By Gabrielle Karol
NEW YORK (Learnvest) — If you’ve ever been so bored at the office you felt like you were literally watching each second tick by on the clock — we feel you.
Having experienced work-induced, mind-numbing boredom once or twice before, we can easily say feeling busy — or even stressed — is far superior to feeling bored.
But a surprising study from the U.K.’s University of Central Lancashire has shown boredom can have a surprisingly beneficial side effect: increased creativity.
Researchers Dr. Sandi Mann and Rebekah Cadman found that when people were given boring tasks (such as copying telephone numbers), they displayed an increase in creativity once those tasks were done, due to the fact they were able to daydream while completing those mundane assignments.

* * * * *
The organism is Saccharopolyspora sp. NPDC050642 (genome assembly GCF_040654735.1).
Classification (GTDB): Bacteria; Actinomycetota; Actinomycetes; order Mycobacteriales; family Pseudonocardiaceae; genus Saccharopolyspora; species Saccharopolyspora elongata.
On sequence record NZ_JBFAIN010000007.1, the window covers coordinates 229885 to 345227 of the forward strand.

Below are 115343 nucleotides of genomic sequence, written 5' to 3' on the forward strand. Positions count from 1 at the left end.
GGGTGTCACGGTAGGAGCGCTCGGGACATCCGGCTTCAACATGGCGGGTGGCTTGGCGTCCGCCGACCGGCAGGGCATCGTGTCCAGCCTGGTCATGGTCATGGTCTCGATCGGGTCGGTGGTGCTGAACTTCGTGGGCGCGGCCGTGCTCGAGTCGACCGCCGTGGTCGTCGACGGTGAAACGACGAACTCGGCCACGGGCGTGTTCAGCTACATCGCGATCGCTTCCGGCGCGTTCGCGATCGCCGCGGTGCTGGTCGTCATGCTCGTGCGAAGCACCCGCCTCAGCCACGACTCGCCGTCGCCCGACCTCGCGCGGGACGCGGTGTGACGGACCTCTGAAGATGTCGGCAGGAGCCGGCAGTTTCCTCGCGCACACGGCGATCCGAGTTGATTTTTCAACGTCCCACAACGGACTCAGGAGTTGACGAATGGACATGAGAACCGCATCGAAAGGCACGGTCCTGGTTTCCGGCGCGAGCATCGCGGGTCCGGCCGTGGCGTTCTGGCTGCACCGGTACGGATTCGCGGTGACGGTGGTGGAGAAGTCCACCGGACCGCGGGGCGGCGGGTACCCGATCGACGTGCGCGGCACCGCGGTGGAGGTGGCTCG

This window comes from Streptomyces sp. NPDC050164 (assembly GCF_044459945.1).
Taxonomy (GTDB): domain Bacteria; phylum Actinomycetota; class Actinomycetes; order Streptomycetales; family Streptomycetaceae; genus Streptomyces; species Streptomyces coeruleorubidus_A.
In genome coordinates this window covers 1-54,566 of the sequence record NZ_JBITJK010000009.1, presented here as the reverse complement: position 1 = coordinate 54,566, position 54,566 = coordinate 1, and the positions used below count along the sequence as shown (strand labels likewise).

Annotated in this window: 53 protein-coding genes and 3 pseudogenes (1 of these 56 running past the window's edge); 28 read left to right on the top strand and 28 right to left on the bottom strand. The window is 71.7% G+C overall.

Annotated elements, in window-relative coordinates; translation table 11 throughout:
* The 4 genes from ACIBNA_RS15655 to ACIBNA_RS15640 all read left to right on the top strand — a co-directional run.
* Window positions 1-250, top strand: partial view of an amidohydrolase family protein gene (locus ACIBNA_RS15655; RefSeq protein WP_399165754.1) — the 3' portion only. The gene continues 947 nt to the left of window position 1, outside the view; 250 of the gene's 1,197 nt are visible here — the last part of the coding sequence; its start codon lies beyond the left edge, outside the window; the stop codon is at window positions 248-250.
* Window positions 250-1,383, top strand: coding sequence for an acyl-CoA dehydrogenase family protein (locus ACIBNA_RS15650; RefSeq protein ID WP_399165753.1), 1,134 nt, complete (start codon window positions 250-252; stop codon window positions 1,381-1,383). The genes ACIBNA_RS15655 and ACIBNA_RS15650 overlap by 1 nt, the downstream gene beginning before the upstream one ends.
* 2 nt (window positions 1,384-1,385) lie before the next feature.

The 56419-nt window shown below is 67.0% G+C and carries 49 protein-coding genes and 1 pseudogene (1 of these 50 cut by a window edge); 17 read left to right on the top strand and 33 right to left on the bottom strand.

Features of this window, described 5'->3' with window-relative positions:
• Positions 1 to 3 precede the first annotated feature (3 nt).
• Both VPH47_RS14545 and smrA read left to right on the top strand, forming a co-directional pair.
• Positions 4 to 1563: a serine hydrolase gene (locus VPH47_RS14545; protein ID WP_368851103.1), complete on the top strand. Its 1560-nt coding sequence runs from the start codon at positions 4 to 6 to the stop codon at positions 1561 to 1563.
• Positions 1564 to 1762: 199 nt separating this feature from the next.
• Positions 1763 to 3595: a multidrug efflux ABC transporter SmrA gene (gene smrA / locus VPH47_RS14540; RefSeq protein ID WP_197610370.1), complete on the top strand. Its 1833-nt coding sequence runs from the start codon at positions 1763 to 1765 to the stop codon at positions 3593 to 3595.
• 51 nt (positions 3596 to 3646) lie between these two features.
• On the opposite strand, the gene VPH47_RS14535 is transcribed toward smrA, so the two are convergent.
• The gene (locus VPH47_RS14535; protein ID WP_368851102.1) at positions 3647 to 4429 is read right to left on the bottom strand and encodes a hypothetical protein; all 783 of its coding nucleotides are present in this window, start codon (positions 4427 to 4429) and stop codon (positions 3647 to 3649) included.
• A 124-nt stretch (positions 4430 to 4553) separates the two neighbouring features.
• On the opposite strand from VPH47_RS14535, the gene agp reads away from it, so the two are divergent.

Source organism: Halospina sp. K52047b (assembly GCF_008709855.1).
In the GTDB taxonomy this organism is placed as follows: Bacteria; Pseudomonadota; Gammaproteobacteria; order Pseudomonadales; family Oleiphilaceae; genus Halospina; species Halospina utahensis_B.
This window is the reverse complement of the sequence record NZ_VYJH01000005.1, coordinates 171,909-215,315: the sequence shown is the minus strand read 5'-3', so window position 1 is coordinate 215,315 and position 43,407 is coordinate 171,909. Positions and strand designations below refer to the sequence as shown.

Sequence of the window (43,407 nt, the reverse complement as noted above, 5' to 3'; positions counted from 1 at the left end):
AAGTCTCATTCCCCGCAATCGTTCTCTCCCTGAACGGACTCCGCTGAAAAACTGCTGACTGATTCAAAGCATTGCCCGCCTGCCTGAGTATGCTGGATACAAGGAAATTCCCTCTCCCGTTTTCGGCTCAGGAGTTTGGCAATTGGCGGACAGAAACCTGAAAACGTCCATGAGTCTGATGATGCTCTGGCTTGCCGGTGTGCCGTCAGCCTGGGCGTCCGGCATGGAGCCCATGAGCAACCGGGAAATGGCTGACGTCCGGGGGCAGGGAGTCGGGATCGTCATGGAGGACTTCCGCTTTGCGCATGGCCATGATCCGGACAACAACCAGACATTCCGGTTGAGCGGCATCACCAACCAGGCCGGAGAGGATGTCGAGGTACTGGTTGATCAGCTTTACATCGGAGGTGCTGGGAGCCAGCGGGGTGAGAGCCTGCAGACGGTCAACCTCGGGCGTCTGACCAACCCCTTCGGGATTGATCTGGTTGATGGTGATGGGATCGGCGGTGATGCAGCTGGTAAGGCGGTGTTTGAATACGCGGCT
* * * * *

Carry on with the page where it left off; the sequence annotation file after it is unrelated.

In fact, the more boring the activity — for instance, reading aloud numbers from the telephone book rather than writing them — the greater the jump in creativity. This finding would suggest that passive, boring activities such as attending meetings and reading memos may lead to greater creativity due to more opportunities for daydreaming. In comparison, boring activities that demand slightly more activity, such as writing emails or completing administrative tasks, may reduce the chance for daydreaming-induced creativity.